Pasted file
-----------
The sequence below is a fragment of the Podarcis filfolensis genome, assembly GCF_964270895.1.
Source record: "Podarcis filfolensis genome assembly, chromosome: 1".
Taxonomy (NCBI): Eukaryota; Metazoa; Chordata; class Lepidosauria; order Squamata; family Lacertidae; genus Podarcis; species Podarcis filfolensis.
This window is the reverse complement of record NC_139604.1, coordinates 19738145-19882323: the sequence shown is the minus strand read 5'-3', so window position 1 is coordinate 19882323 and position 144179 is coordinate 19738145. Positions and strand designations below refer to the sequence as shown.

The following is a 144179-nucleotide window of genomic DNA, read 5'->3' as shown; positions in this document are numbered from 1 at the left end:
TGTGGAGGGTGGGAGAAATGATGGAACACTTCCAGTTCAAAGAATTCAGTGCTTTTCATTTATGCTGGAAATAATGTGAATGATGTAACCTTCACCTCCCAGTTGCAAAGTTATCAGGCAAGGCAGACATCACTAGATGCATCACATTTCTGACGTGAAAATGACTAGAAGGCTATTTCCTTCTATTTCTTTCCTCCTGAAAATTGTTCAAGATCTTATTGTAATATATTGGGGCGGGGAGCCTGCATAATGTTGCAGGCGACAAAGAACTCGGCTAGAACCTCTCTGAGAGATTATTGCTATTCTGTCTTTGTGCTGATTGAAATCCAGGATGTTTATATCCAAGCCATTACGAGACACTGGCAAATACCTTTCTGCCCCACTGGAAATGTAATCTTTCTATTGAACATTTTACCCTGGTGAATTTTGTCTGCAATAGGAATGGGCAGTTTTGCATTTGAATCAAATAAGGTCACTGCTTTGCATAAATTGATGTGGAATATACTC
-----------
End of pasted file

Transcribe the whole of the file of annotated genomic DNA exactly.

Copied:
The sequence below is a fragment of the Podarcis filfolensis genome, assembly GCF_964270895.1.
Source record: "Podarcis filfolensis genome assembly, chromosome: 1".
Taxonomy (NCBI): Eukaryota; Metazoa; Chordata; class Lepidosauria; order Squamata; family Lacertidae; genus Podarcis; species Podarcis filfolensis.
This window is the reverse complement of record NC_139604.1, coordinates 19738145-19882323: the sequence shown is the minus strand read 5'-3', so window position 1 is coordinate 19882323 and position 144179 is coordinate 19738145. Positions and strand designations below refer to the sequence as shown.

The following is a 144179-nucleotide window of genomic DNA, read 5'->3' as shown; positions in this document are numbered from 1 at the left end:
TGTGGAGGGTGGGAGAAATGATGGAACACTTCCAGTTCAAAGAATTCAGTGCTTTTCATTTATGCTGGAAATAATGTGAATGATGTAACCTTCACCTCCCAGTTGCAAAGTTATCAGGCAAGGCAGACATCACTAGATGCATCACATTTCTGACGTGAAAATGACTAGAAGGCTATTTCCTTCTATTTCTTTCCTCCTGAAAATTGTTCAAGATCTTATTGTAATATATTGGGGCGGGGAGCCTGCATAATGTTGCAGGCGACAAAGAACTCGGCTAGAACCTCTCTGAGAGATTATTGCTATTCTGTCTTTGTGCTGATTGAAATCCAGGATGTTTATATCCAAGCCATTACGAGACACTGGCAAATACCTTTCTGCCCCACTGGAAATGTAATCTTTCTATTGAACATTTTACCCTGGTGAATTTTGTCTGCAATAGGAATGGGCAGTTTTGCATTTGAATCAAATAAGGTCACTGCTTTGCATAAATTGATGTGGAATATACTC